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A Shortage of Mexican Laborers Threatens Arizona Farming

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It's rare to see a woman in the fields. He isn't sure that her slight frame can handle the job, but he gives her the go-ahead. Weeks later, when the melons are ready for picking, the couple is a no-show. Gonzalez doesn't seem surprised.


For years, industry leaders have been sounding the alarm that worker shortages will shutter farms and have a devastating impact on the economies of farm-dependent rural communities.

During recent testimony before Congress, Arizona Farm Bureau President Kevin Rogers said that "it is no exaggeration to say that the onslaught of federal regulations now confronting farmers and ranchers across America is truly overwhelming. A farmer trying to manage his land and his crops knows one thing — the federal government is making it tougher and tougher to make a living from the land."

Though it is primarily the farmers who are struggling, industry leaders say that consumers and communities will ultimately pay the price. The loss of American farms means the loss of American jobs, and the United States will grow increasingly dependent on foreign countries for its supply of fresh fruits, vegetables, and other raw goods.

The United States imports 60 percent of its fruits and nuts, about 25 percent from Mexico and the rest from Chile, Costa Rica, and China. Mexico also accounts for about 70 percent of all the fresh vegetables imported into the United States.

Before he died in 2008, a man named James S. Holt was regarded as a national expert on agricultural labor. He examined not only the production of fruits and vegetables in the United States, but also the nation's share of the global produce market.

In various publications, he noted that consumer demand for labor-intensive fruits and vegetables, such as melons and strawberries, was growing, but most of the demand was being filled by other countries.

America's share of those markets has been shrinking steadily over the past few years.

But concerns are falling on the deaf ears of politicians.

One measure being floated in Washington, D.C., would require all businesses across the country to participate in E-Verify, a federal database that checks whether someone is legally eligible to work in the country.

Mandatory participation in the program is already law in Arizona. That law took effect in 2008 and was promptly challenged in court. A federal judge ruled in favor of the law on May 26. The same day, at least 31 other states introduced similar legislation.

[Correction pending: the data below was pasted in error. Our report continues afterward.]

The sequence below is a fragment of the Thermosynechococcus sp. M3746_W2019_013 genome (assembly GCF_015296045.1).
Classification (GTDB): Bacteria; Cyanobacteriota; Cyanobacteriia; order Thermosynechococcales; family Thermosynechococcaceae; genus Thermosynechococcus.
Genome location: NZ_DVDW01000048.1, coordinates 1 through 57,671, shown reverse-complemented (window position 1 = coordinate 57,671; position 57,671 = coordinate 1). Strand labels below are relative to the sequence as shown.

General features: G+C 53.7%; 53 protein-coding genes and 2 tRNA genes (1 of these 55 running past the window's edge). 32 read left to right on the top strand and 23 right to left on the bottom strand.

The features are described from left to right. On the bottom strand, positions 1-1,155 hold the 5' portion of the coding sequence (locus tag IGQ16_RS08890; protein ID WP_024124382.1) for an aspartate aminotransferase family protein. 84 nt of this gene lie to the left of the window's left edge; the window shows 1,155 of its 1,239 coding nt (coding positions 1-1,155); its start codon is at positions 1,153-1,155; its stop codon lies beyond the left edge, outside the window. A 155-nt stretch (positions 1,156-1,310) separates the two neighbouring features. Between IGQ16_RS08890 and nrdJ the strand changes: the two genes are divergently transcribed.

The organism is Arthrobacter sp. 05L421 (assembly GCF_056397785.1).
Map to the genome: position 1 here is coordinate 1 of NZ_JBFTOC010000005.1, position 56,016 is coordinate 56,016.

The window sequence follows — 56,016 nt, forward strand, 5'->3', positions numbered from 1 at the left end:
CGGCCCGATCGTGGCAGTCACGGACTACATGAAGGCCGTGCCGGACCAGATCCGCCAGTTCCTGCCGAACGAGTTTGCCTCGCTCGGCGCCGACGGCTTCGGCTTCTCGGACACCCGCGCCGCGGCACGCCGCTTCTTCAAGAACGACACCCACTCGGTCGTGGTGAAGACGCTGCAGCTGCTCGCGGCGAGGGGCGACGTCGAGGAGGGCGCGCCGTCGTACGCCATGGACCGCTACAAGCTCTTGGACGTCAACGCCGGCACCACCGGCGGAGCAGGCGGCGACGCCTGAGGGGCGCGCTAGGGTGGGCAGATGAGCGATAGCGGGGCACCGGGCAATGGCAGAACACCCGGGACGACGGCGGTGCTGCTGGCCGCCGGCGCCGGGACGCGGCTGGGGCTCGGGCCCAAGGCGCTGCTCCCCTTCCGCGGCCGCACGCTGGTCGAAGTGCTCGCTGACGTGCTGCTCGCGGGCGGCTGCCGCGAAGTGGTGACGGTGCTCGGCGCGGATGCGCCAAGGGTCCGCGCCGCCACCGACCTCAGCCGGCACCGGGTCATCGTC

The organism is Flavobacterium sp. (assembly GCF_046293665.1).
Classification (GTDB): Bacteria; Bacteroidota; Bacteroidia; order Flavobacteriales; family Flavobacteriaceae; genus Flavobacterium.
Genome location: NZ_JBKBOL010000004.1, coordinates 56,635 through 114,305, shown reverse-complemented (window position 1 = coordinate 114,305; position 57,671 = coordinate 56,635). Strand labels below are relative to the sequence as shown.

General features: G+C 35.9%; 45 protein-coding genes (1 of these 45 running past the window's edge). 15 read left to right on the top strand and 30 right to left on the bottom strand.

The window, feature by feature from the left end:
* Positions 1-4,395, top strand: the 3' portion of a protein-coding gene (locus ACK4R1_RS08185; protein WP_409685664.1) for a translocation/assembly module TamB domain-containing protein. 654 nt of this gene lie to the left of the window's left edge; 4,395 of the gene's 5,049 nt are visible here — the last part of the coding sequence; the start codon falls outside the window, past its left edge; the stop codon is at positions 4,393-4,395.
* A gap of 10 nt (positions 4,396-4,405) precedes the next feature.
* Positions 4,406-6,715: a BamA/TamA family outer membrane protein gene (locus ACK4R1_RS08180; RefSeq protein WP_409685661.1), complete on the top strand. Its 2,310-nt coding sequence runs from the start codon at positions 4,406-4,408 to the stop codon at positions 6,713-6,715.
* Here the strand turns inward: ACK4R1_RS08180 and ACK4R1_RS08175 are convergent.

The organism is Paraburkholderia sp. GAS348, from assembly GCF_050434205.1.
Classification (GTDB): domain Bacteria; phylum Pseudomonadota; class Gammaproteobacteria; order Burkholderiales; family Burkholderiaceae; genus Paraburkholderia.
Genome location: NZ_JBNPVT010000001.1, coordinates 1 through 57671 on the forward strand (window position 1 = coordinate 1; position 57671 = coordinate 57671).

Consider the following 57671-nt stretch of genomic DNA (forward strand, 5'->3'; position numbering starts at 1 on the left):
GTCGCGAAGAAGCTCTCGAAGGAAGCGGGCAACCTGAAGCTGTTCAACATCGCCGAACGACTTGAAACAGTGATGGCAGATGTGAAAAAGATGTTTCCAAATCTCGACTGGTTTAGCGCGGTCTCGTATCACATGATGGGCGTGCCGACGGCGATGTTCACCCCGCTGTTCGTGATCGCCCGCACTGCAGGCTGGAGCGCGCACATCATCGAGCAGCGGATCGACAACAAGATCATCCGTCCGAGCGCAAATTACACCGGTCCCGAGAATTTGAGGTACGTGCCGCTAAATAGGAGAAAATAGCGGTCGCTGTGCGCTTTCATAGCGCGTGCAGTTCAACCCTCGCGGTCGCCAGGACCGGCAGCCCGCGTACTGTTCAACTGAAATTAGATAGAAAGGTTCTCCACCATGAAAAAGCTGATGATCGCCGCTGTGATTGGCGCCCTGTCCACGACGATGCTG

Though it is a broad measure meant to protect all American jobs from illegal immigrants, the agricultural industry argues it will be hard-hit by the measure since, as it readily admits, as much as 80 percent of its workforce across the country consists of unauthorized workers.

Finding enough U.S.-born workers to harvest crops isn't a viable option, and H-2A visas, the only ones designated for importing seasonal agricultural workers, are "unwieldy and bureaucratic . . . [and] pretty much designed not to work," according to the Arizona Farm Bureau.

In a February letter to the House Judiciary Subcommittee on Immigration Policy and Enforcement, one of the bodies vetting the E-Verify proposal, the Agricultural Coalition for Immigration Reform, reminded lawmakers that past efforts to recruit American farmworkers "have failed miserably, clearly demonstrating time and again that there is not a domestic workforce sufficient to meet the need."

Consider that in the late 1990s, state and county agencies in California launched a "welfare-to-farm-work" program in the state's Central Valley at a time when regional unemployment was as high as 20 percent in some areas. A massive campaign addressed training, transportation, and other obstacles to getting workers in the fields.

Though there were more than 100,000 potential workers, only three jobs were filled.

In Washington State, a labor shortage for the 2006 cherry harvest prompted an advertising blitz to recruit about 1,700 needed workers, particularly for the much larger apple harvest that was just around the corner. Only 40 people took jobs.

The following year in North Carolina, farm officials set up a statewide hotline to fill about 60,000 crop and livestock jobs.

"Two calls were received; one was from a grandmother who felt that farm work would be good for her grandson," the Agricultural Coalition wrote in their letter to federal lawmakers.

Most recently, the United Farm Workers kicked off a "Take Our Jobs" program with a media campaign in 2010 that even included airtime on the show of political comedian Stephen Colbert. By October, more than 10,000 people sought out more information, but only nine actually took jobs in the fields.

"Most of them quit after a few days or weeks," the Coalition reported.

Joe Sigg, who has been lobbying on behalf of the Arizona Farm Bureau for about a decade, says even that as farm wages continue to rise, performing hard labor outdoors is not for everyone.

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Monica Alonzo
Contact: Monica Alonzo